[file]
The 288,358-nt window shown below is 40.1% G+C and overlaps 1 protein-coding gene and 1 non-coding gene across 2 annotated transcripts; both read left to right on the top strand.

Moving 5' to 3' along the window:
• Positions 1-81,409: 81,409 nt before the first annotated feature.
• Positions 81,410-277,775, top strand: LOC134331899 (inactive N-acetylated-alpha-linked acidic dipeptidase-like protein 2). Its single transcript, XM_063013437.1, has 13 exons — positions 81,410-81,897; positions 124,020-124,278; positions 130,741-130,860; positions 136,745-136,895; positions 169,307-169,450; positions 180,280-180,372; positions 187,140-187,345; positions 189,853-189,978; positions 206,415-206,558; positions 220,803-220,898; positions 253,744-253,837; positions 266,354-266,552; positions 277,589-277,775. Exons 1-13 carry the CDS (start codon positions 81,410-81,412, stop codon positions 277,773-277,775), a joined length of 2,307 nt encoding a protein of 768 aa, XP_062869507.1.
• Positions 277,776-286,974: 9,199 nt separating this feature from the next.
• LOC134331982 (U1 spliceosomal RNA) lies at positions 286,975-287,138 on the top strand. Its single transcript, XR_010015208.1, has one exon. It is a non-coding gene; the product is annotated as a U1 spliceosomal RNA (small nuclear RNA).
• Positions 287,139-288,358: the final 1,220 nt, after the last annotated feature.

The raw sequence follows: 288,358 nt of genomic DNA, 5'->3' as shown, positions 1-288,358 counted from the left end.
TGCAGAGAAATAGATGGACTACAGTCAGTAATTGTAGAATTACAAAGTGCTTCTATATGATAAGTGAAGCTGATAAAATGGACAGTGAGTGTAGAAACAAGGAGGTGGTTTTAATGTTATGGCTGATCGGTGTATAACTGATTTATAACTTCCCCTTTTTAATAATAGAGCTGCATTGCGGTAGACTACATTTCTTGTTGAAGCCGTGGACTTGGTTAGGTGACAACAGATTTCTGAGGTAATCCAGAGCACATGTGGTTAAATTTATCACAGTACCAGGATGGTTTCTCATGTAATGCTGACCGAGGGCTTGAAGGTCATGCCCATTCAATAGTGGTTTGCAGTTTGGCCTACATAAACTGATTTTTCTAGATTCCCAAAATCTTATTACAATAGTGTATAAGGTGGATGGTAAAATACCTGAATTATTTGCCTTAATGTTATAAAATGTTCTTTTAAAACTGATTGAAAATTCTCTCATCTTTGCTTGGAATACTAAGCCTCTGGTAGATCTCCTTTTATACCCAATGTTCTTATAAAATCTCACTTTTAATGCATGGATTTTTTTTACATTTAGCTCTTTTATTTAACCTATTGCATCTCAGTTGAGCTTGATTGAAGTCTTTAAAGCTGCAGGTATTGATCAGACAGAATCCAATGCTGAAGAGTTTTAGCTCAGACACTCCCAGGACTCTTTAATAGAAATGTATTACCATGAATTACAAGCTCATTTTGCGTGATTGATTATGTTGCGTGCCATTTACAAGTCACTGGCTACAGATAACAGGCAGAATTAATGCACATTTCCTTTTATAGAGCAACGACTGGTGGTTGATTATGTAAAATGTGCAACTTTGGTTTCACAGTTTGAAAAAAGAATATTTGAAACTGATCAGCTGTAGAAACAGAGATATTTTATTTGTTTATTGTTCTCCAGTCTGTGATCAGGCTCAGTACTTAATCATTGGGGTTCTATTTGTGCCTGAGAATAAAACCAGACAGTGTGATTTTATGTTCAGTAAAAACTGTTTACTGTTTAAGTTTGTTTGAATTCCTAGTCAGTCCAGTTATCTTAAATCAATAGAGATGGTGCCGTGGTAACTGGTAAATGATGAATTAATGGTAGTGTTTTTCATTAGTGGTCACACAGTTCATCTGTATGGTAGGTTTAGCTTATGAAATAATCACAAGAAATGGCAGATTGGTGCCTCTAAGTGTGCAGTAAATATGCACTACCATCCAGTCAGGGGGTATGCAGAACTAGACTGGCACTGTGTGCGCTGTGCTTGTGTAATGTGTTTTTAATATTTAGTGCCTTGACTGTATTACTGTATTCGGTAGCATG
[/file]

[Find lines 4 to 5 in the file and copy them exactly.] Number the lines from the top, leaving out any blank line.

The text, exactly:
• Positions 81,410-277,775, top strand: LOC134331899 (inactive N-acetylated-alpha-linked acidic dipeptidase-like protein 2). Its single transcript, XM_063013437.1, has 13 exons — positions 81,410-81,897; positions 124,020-124,278; positions 130,741-130,860; positions 136,745-136,895; positions 169,307-169,450; positions 180,280-180,372; positions 187,140-187,345; positions 189,853-189,978; positions 206,415-206,558; positions 220,803-220,898; positions 253,744-253,837; positions 266,354-266,552; positions 277,589-277,775. Exons 1-13 carry the CDS (start codon positions 81,410-81,412, stop codon positions 277,773-277,775), a joined length of 2,307 nt encoding a protein of 768 aa, XP_062869507.1.
• Positions 277,776-286,974: 9,199 nt separating this feature from the next.